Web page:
How to Find Economic Data from CANSIM and ODESI

This help guide includes two sample searches for data related with employment using CANSIM and ODESI. It helps you find the data needed to do an econometric analysis. Use the links below to navigate to the different sections of this guide.

Finding Employment Rates from Labour Force Survey (LFS) in CANSIM

Data requests: monthly data, employment rates, Ontario, 25-44 years old, both females and males, during the period between Jan 2000 and March 2016

1. Connect to CANSIM@Statistics Canada

2. Enter in keyword LFS into the search box and click on Search

3. On the result page find a title that contains the information you need. Please note that the image shown below may not include the same time period as you see when searching because the data are updated. Click on the table number 282-0001.

4. The data displayed are part of CANSIM table 282-0001. Use the Add/Remove data tab to customize your table.


Go through Steps 1-6 to select the items that match your request and click on Apply in Step 7.

Step 1: select Ontario

Step 2: select employment rate

Step 3: select both sexes, male, female

Step 4: select 25 to 44 years

Step 5: select Jan 2000 to March 2016

Step 6: HTML table, time as columns

5. You may use the Manipulate tab to convert the output format of data.

6. Use the Download tab to download data in the desired format. The table can be exported to spreadsheet.


Browsing ODESI for Labour Force Survey and Downloading Microdata

  1. Connect to <odesi>
  2. Click on Browse in the top-right corner of the site
  3. Click on the + sign next to ODESI (Click to View Categories) in the top-left corner of the screen to expand categories
  4. Click on Labour and Employment -> Canada -> Labor Force Survey -> 2010s -> 2016

5. Click on Public Use Microdata Files (PUMF) and select the survey you want to use. In this example, we use Labour Force Survey, March 2016 [Canada]


6. Click on Metadata to get information about the resource, such as survey methods and codebooks.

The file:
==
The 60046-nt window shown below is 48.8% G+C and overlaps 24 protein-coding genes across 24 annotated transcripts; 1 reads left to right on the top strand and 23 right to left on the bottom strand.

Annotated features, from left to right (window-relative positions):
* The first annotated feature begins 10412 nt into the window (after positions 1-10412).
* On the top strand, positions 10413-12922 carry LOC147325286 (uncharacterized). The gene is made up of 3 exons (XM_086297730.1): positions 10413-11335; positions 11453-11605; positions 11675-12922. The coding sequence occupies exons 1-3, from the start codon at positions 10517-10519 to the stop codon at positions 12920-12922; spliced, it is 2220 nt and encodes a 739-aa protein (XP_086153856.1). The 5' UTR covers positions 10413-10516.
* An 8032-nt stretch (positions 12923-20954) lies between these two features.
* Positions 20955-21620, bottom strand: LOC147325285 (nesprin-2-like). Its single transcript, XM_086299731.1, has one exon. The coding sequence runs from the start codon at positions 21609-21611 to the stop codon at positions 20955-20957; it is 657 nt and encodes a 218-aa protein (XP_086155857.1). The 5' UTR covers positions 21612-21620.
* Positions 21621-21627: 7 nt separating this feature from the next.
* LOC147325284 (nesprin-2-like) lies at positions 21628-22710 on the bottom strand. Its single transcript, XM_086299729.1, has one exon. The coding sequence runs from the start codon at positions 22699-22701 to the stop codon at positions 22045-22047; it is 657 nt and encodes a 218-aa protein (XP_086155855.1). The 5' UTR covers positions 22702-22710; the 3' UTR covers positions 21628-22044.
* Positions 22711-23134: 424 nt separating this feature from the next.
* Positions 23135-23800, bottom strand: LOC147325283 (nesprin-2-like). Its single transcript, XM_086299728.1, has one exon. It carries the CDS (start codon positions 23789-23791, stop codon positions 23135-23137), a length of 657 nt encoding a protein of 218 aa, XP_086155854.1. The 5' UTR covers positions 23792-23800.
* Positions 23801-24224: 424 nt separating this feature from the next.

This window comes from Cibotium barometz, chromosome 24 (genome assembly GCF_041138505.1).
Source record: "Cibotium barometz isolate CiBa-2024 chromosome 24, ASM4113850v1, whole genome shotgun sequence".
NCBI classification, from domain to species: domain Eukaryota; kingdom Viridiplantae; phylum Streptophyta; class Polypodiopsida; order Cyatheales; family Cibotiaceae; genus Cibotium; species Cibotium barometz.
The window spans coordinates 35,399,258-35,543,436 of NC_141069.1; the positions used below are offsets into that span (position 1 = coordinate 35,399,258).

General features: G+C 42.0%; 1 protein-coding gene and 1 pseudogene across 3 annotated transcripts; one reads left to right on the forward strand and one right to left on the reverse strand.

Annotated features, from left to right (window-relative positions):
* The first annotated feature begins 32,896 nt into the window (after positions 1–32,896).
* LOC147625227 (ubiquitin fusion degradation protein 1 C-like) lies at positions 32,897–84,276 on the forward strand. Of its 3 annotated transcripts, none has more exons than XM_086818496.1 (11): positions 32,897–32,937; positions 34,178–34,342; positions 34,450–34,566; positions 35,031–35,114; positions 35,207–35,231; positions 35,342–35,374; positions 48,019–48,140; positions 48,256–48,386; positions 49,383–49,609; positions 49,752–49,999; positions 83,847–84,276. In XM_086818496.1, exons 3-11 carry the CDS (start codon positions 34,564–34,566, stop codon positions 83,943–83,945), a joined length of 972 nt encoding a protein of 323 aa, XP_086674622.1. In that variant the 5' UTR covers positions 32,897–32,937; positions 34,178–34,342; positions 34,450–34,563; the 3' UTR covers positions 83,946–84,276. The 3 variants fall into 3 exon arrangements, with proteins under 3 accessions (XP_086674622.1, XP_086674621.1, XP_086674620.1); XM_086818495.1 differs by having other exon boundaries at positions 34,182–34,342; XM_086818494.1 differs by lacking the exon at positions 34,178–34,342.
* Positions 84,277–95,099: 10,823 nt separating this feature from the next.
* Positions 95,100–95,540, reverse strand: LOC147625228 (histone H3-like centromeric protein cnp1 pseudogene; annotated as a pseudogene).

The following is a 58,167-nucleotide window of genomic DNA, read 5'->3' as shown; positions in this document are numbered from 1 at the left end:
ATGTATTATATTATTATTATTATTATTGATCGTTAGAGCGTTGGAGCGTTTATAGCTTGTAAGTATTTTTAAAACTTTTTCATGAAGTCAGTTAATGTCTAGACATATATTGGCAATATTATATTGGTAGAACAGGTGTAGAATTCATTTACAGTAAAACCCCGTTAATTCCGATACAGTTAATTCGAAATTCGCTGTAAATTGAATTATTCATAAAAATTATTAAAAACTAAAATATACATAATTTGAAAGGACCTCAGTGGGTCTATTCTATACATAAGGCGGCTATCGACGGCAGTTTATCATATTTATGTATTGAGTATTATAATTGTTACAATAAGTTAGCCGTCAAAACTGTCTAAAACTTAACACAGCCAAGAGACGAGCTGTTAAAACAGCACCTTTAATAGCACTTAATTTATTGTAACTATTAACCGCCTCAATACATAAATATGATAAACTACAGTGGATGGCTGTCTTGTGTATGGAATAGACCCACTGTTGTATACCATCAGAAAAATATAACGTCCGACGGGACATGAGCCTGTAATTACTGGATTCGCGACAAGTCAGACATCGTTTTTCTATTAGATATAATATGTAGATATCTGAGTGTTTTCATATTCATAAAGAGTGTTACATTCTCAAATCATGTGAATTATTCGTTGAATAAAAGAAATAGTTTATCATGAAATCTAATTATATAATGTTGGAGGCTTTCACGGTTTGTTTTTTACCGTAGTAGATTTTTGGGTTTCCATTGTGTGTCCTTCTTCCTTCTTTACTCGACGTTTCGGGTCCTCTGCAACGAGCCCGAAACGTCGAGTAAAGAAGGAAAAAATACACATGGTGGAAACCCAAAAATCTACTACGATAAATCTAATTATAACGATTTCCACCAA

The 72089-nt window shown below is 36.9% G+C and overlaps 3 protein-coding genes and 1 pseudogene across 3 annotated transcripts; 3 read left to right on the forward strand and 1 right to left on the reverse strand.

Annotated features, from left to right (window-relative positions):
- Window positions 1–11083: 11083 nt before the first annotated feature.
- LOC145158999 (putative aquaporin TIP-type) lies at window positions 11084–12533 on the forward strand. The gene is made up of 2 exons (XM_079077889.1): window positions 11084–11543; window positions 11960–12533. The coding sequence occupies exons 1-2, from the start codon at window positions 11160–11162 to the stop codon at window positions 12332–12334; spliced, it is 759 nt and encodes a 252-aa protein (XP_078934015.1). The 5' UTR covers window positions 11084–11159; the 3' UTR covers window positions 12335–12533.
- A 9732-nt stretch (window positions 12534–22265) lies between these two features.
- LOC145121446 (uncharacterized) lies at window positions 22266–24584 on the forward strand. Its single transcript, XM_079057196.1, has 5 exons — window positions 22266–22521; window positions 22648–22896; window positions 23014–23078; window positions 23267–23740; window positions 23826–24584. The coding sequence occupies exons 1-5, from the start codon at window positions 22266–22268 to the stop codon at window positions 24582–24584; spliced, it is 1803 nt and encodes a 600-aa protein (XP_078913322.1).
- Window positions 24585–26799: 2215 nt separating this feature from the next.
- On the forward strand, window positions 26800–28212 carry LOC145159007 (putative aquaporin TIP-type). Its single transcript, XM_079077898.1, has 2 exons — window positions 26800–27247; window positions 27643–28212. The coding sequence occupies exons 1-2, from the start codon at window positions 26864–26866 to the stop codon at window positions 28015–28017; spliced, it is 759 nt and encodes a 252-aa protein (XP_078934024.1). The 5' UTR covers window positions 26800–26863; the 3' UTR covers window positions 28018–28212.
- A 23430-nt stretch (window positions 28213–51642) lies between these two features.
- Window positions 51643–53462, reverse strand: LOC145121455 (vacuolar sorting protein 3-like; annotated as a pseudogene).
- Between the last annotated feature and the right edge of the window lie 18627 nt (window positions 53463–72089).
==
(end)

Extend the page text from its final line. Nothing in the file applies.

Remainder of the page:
7. Click on Variable Description to analyze data:

Step 1: You may want to have a general idea of the impact of employees’ education on their hourly wage.

8. Click on a variable to see the question that was asked and the frequencies of all possible responses.

9. Click on Tabulation at the top of the right-hand panel to create cross-tabulations.


10. Click on Education -> Highest educational attainment (1990-) -> Add to row


11. Click on Hourly Wage -> Usual hourly wages, employees only -> Add as measure


The data table will look something like this:


12. In many cases, it is advisable to weight analysis results before reporting them to ensure that your survey sample is representative of the entire population. To apply weights, select the Weight icon in the top-right corner of the window and choose the weight variable to be used.


13. Export your tables by clicking on the icons in the top-right corner of the window either to Excel Spreadsheet or in PDF format.


Step 2: You may want to look into various variables that may have impact on the hourly wage including (but not limited to) highest educational attainment, geographic location and gender.

14. Click on the Save Icon (i.e., the disk) in the top-right corner of the window.


15. Click on SUBSET

16. Under Variable Description click on Demographics -> Province -> Add to subset


17. Click on Sex of respondent -> Add to subset

18. Under Hourly Wage click on Usual hourly wages, employees only to add it to subset

19. Under Education click on Highest educational attainment (1990-) to add it to subset

20. The four variables are added. Click "OK" to return to the download page.


21. Select a data format from the drop-down box. Click on "Download" to start downloading.


22. Tick the box next to Include documentation or download the documentation separately.